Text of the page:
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Elephant Appreciation Day – Why are elephants endangered?

Posted by: Sarah Ryan
Posted on: 22 Sep 2016
Posted in

Animals, Conservation

It’s Elephant appreciation day, and we always love to celebrate the amazing animals around our park! Like many of the species living here at the safari, our African Elephants are amongst some of the highest profile endangered species in the world.

There are only an estimated 470,000 wild elephants left in Africa – this might seem like a lot, but it’s really not! As many as 30,000 elephants are killed by poachers each year, and with one of the longest reproductive cycles in the animal kingdom, they struggle to recover their numbers. We only have our baby bumps for nine months but the gestation period for an African Elephant is 22 months, that means it takes nearly two years to replace even 1 adult elephant lost – that’s not to mention how long it takes for the little ones to reach maturity!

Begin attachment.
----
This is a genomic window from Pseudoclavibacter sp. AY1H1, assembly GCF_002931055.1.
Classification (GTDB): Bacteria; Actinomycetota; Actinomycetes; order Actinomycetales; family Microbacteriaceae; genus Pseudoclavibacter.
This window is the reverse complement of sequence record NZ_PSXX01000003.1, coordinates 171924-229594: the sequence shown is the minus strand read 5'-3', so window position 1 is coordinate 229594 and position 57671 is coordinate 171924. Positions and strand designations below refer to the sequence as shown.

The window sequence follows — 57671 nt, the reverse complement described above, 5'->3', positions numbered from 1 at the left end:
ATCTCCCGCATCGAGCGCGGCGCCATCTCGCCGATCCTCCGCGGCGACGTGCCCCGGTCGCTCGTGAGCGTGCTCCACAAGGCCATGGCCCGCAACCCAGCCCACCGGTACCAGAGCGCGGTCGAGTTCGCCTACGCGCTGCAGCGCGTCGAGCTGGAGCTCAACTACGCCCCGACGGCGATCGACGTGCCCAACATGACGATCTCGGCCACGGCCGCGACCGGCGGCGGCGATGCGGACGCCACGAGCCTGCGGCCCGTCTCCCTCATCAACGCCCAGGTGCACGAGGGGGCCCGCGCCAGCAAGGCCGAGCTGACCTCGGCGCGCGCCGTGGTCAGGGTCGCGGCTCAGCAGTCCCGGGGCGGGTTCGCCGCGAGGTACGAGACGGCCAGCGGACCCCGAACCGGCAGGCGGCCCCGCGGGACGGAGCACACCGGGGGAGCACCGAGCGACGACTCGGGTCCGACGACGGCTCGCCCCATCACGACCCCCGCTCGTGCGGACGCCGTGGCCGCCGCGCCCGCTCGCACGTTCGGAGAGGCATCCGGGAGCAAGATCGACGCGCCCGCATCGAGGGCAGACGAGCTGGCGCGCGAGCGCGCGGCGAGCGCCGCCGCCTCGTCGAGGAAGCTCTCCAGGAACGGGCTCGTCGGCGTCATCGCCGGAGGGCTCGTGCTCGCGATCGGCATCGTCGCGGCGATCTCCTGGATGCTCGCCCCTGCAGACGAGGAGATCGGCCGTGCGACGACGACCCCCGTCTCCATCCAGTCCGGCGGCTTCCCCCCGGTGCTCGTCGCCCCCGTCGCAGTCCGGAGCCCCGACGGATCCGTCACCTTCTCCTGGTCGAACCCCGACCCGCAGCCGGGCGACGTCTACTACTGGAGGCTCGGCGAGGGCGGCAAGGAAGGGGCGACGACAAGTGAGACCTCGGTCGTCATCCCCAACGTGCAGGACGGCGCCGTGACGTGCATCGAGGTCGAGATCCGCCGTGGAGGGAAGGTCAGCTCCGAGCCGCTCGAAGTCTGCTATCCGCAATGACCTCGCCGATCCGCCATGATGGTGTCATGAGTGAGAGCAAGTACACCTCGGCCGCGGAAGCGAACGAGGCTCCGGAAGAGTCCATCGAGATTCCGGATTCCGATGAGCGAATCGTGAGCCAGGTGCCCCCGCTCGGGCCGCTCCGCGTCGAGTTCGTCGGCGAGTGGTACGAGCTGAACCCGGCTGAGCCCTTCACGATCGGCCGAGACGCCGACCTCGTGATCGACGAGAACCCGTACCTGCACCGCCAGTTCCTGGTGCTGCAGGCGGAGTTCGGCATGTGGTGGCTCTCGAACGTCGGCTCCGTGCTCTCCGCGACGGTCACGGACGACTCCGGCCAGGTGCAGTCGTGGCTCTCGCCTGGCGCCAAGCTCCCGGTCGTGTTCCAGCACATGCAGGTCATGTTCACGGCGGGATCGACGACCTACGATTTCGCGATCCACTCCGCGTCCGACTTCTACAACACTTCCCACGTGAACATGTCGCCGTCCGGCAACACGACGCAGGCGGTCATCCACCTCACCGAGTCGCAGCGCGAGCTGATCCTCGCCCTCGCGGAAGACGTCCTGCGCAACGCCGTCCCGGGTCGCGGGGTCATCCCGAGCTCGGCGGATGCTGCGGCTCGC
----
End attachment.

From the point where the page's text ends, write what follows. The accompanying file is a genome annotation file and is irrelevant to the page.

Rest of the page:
The ivory trade is one of the biggest threats elephants face, with poachers hunting them down to profit from the sale of their beautiful tusks on the black market. International laws make it illegal worldwide to sell any ivory products created after 1947 – but despite this the trade continues, even right here in the UK on high street market stalls!

Right now, campaigners are working towards the goal of banning ivory trade in the UK without evidence that the carving is at least 70 years old – even Prince William, a patron of the wildlife charity, Tusk, is getting on board with the movement!

You can help elephants, rhinos and other endangered species too! We’d recommend not buying any products that could be ivory or rhino horn – especially when holidaying abroad or travelling. Animals like elephants, rhino, orangutan and tigers rely on their forest homes for a safe and secure future. Ensure any timber or paper products you buy are FSC certified and spread the word! Talk about conservation with friends and family, and share messages on your social media encouraging others to get involved!

Sarah Ryan

Article by: Sarah Ryan

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